Changes are coming to 100-percent bonus depreciation expensing as a result of the 2017 Tax Cuts and Jobs Act. Here are the key questions to ask as you prepare, and what you can expect.
What is Bonus Depreciation?
The provisions of bonus depreciation were enacted in response to the events of September 11th, 2001, to spur business investment. Bonus depreciation, also referred to as additional first year depreciation, has varied since enactment, with expensing ranging from 30 – 100 percent of the depreciable basis for qualified property.
Bonus depreciation must be claimed unless a taxpayer makes an election out. The election is made annually on a statement filed with Form 4562. The election is made separately for each class of property, which generally consists of 3-, 5-, 7-, 10-, 15-, & 20-year property.
What Asset Types Are Impacted By These Changes (Qualified Property)?
When considering the upcoming change, it is important to define bonus-eligible property (i.e., qualified property). Although certain exceptions may apply, property generally qualifies for bonus depreciation if one of the following characteristics describe it:
- Is MACRS property with a general depreciation system recovery period of 20 years or less.
- Computer software as defined in and depreciated under Code Sec. 167 (f) (1).
- Water utility property as described in Code Sec. 168 (e) (5), depreciated under the modified accelerated cost recovery system (MACRS,) & not rate regulated.
- Qualified film, television, or live theatrical productions as defined in section 181(d).
What Are The Specific Changes to Bonus Depreciation 168(k)?
Starting on January 1st, 2023, for assets placed in service during the following periods, the bonus depreciation percentage will decrease in the following manner:
- January 1st, 2023 – December 31st, 2023: Bonus rate is 80%
- January 1st, 2024 – December 31st, 2024: Bonus rate is 60%
- January 1st, 2025 – December 31st, 2025: Bonus rate is 40%
- January 1st, 2026 – December 31st, 2026: Bonus rate is 20%
- January 1st, 2027 & Later: Bonus rate is 0%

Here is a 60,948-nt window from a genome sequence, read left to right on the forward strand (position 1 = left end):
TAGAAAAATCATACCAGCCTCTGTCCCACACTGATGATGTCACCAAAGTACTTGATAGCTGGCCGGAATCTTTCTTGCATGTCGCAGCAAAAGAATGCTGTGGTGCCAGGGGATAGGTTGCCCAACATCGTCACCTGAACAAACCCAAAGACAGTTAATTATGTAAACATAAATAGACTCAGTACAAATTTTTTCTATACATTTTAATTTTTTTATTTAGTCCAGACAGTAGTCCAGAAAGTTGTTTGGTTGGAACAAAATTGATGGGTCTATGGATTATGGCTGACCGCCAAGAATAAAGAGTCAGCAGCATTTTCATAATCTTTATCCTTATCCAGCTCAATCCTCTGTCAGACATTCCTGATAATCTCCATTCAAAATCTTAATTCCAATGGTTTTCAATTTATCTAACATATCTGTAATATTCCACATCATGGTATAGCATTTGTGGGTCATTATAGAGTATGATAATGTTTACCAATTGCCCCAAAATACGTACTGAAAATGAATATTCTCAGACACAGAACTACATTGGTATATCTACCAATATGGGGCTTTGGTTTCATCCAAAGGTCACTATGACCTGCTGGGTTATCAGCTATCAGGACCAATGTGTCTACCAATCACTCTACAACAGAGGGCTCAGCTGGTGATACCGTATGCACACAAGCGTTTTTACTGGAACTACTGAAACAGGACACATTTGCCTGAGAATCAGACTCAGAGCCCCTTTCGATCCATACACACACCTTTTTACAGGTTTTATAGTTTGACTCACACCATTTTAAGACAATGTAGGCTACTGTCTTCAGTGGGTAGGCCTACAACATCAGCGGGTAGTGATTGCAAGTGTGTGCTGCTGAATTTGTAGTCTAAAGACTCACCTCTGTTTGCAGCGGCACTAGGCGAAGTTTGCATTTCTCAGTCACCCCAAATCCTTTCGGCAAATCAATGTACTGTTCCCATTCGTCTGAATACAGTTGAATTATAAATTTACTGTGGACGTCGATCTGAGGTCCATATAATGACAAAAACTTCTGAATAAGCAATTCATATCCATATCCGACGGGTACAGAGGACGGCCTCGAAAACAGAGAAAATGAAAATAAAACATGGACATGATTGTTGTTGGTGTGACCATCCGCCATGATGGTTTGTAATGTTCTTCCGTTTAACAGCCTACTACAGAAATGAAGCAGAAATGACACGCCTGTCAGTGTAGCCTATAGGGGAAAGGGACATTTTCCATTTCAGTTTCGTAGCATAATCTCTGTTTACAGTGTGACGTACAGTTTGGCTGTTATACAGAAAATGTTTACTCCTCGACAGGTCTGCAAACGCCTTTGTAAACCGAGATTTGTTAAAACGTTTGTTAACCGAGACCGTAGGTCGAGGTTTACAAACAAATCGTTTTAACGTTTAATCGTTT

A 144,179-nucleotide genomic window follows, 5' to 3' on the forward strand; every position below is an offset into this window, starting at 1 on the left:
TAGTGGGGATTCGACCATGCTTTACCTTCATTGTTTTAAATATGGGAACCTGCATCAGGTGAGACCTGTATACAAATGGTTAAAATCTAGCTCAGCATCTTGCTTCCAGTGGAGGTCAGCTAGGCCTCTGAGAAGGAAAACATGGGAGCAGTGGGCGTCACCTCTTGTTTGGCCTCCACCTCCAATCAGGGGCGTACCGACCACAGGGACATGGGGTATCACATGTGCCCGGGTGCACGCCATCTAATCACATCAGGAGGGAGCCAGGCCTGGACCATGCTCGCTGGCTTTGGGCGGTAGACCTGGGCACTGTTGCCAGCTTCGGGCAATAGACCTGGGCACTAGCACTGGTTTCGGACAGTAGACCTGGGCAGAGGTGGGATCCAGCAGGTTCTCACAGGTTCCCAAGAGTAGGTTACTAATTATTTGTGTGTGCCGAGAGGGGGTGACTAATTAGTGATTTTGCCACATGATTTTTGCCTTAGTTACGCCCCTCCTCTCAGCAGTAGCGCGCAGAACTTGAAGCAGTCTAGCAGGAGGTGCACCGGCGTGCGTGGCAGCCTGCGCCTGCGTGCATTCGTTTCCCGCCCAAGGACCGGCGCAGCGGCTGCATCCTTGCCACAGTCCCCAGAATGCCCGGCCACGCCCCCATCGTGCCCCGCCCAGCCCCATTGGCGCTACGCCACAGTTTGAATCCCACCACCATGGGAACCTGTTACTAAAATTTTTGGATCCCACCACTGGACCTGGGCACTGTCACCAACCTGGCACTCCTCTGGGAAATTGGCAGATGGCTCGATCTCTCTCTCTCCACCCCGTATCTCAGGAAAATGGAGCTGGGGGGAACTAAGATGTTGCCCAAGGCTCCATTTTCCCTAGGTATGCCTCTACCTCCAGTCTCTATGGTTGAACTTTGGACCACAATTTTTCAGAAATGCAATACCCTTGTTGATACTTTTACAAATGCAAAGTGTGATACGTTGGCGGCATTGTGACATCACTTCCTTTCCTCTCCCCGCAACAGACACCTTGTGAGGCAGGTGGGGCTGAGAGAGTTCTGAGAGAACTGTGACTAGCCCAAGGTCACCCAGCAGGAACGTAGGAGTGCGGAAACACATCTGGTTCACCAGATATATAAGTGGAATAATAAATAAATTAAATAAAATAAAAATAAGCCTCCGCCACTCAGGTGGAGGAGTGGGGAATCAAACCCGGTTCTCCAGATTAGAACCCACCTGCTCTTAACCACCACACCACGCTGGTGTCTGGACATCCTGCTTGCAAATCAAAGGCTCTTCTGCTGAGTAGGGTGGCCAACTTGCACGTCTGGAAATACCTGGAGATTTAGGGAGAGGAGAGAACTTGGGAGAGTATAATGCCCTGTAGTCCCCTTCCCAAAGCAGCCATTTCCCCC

What Do These Changes Mean for You?
- System Considerations: With the changing of the bonus depreciation calculation rules, it is imperative that companies ensure their system has the capabilities to adjust any bonus calculations for new asset additions. Specifically for ERP systems, this may require substantial work with key IT and tax personnel.
- Code Sec. 179 Considerations: When bonus depreciation was increased to 100% in 2017, it made 179 expensing an after-thought in many cases. Starting in 2023, businesses will want to start to look at their options. Section 179 expensing can be used to pick-and-choose which depreciable assets can be deducted entirely in the year placed in service but is subject to limitations. The pick-and-choose aspect of 179 expensing makes it very enticing in a non-100% bonus environment.
- State Considerations: Many states follow the federal bonus depreciation rules, while many other states decouple from them. Businesses will need to stay up to date on rule changes as states cope with the new bonus rules. This will also be very important from a Code Sec. 179 perspective, because many businesses have not been considering this since the 100% bonus depreciation was enacted.
- Repairs: Under the 100% bonus depreciation expensing environment, companies may not have focused on the costs of tangible personal property repairs. With the upcoming changes, companies will want to ensure they have identified any expenditures that can be immediately expensed as repairs.
With the ever-changing guidance surrounding fixed assets, it is imperative to stay informed on the rules that will affect how you calculate tax depreciation. Tax reform can stress a company beyond their capacity and we are here to help.